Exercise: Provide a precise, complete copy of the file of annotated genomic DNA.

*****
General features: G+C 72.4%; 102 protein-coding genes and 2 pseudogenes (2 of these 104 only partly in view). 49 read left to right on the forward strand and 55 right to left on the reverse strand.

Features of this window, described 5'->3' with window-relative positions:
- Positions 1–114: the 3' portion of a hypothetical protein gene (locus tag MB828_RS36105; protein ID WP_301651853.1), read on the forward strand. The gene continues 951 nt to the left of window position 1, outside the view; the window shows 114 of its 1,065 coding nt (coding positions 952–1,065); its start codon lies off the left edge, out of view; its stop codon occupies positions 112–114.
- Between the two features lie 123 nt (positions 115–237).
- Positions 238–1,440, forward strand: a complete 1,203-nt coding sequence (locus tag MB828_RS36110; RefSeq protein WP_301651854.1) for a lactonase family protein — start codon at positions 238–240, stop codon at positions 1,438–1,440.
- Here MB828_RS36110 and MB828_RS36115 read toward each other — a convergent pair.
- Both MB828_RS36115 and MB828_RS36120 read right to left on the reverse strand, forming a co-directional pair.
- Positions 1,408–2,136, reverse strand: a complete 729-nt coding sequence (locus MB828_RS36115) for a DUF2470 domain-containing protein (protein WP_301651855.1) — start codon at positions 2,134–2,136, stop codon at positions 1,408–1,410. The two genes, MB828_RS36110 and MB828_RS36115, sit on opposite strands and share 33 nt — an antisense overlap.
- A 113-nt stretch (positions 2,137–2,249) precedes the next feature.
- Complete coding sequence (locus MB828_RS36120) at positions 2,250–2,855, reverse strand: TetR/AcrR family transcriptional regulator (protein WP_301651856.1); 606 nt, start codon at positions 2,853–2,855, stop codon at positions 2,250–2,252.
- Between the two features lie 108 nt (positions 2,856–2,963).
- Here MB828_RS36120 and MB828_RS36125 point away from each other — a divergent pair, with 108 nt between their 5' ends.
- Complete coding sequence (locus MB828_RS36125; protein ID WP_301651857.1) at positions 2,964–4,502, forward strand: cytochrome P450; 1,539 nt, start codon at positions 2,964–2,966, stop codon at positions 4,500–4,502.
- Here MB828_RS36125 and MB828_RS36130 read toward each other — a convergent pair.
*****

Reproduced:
General features: G+C 72.4%; 102 protein-coding genes and 2 pseudogenes (2 of these 104 only partly in view). 49 read left to right on the forward strand and 55 right to left on the reverse strand.

Features of this window, described 5'->3' with window-relative positions:
- Positions 1–114: the 3' portion of a hypothetical protein gene (locus tag MB828_RS36105; protein ID WP_301651853.1), read on the forward strand. The gene continues 951 nt to the left of window position 1, outside the view; the window shows 114 of its 1,065 coding nt (coding positions 952–1,065); its start codon lies off the left edge, out of view; its stop codon occupies positions 112–114.
- Between the two features lie 123 nt (positions 115–237).
- Positions 238–1,440, forward strand: a complete 1,203-nt coding sequence (locus tag MB828_RS36110; RefSeq protein WP_301651854.1) for a lactonase family protein — start codon at positions 238–240, stop codon at positions 1,438–1,440.
- Here MB828_RS36110 and MB828_RS36115 read toward each other — a convergent pair.
- Both MB828_RS36115 and MB828_RS36120 read right to left on the reverse strand, forming a co-directional pair.
- Positions 1,408–2,136, reverse strand: a complete 729-nt coding sequence (locus MB828_RS36115) for a DUF2470 domain-containing protein (protein WP_301651855.1) — start codon at positions 2,134–2,136, stop codon at positions 1,408–1,410. The two genes, MB828_RS36110 and MB828_RS36115, sit on opposite strands and share 33 nt — an antisense overlap.
- A 113-nt stretch (positions 2,137–2,249) precedes the next feature.
- Complete coding sequence (locus MB828_RS36120) at positions 2,250–2,855, reverse strand: TetR/AcrR family transcriptional regulator (protein WP_301651856.1); 606 nt, start codon at positions 2,853–2,855, stop codon at positions 2,250–2,252.
- Between the two features lie 108 nt (positions 2,856–2,963).
- Here MB828_RS36120 and MB828_RS36125 point away from each other — a divergent pair, with 108 nt between their 5' ends.
- Complete coding sequence (locus MB828_RS36125; protein ID WP_301651857.1) at positions 2,964–4,502, forward strand: cytochrome P450; 1,539 nt, start codon at positions 2,964–2,966, stop codon at positions 4,500–4,502.
- Here MB828_RS36125 and MB828_RS36130 read toward each other — a convergent pair.